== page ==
Boris, it’s your moral responsibility to pick up the pieces

Why the former Mayor of London has no other choice but leading the post-Brexit vote process.

by Salvatore Murtas

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Former Mayor of London Boris Johnson faces the moral obligation to lead the country in the negotiation phase with the EU (©Getty)

For those who have been on Mars the past few days, it’s happened: the UK has voted to leave the European Union!

I still can’t believe it, despite watching the results unravel live on the BBC referendum marathon, reading hundreds of articles, flicking through thousands of posts on social media. Only now I bring myself to put down a few thoughts, as the disbelief mixed with anxiety has left room to a clearer sense of perspective.

Let’s be clear, the people of Britain have spoken: the will of the majority is sovereign, and the indication of the new course clearly traced. Over 17 million UK citizens, with an uncompromising margin of 1.2 million preferences, have made their intention clear, and we all have to roll up our sleeves and make sure the result of the referendum becomes a success.

Calls for a second referendum, as circulated on social media through petitions allegedly signed by 3 million people, are simply wrong. And this is for a couple of reasons.

Undermining the result of June 23 by calling for a second vote would: 1) further alienate voters – as it happened the majority that already feel somewhat disenfranchised or angry at the establishment; 2) be unfair on those who voted to leave; 3) be contrary to the principles and workings of democracy.

And as a Remainer, I say this: grow up!

Everyone should accept the result, stop questioning the fundamental principle and value of direct democracy, and put an end to the revolting blame-game on those who voted in a different way.

Grow up, because everyone’s vote is sacrosanct, and no one’s vote is more important than another.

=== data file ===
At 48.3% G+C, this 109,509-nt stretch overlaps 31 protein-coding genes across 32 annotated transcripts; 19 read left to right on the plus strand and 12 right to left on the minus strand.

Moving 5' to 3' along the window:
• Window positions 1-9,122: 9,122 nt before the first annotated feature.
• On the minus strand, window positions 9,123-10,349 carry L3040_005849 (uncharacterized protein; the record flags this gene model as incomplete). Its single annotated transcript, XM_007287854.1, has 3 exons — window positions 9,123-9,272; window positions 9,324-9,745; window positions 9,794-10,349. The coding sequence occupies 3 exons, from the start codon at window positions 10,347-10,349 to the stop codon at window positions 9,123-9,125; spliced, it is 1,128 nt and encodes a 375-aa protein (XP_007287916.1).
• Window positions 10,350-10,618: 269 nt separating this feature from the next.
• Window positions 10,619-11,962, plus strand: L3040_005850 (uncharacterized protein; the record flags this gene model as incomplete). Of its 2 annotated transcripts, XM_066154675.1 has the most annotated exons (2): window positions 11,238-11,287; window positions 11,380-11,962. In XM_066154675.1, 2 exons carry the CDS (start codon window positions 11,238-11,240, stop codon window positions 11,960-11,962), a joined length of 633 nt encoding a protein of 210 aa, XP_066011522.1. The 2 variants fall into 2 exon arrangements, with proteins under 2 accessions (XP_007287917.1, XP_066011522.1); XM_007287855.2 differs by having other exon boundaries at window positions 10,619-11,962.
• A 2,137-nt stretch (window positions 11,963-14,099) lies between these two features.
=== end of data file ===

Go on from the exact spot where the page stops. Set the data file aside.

Grow up, because the claim made by the ‘young generation’ according to which the grandpas and grandmas of little England stole the vote, is simply unfounded. If youngsters cared so much about their future, how come only 32% turned out to vote? They should have probably informed the 68% that did not bother to make it to the polling station that each vote counts. If you didn’t know this before June 23, then let’s just add this lesson to the result of the referendum. Next time you’ll know better. Bottom line, we all have to accept and deal with the consequences, for better or worse.

But enough of the lecturing. Looking ahead, here’s the real deal for me: one person, and one person only, should stand for the leadership of the party, and consequently for the position of Prime Minister, and that person is Boris Johnson.

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No hesitation – BoJo must take ownership of the referendum result at once, translating his vision into a credible plan for the future of the UK outside of the EU (©North News & Pictures Ltd)

Why BoJo? As the main advocate of the Vote Leave position, and one who possibly swayed as many as 2% of the votes, bringing more resonance to the cause, andplaying a major role in convincing the moderate part of the electorate, I believe he should take the responsibility of leading the country out of the puddle upon himself without hesitation.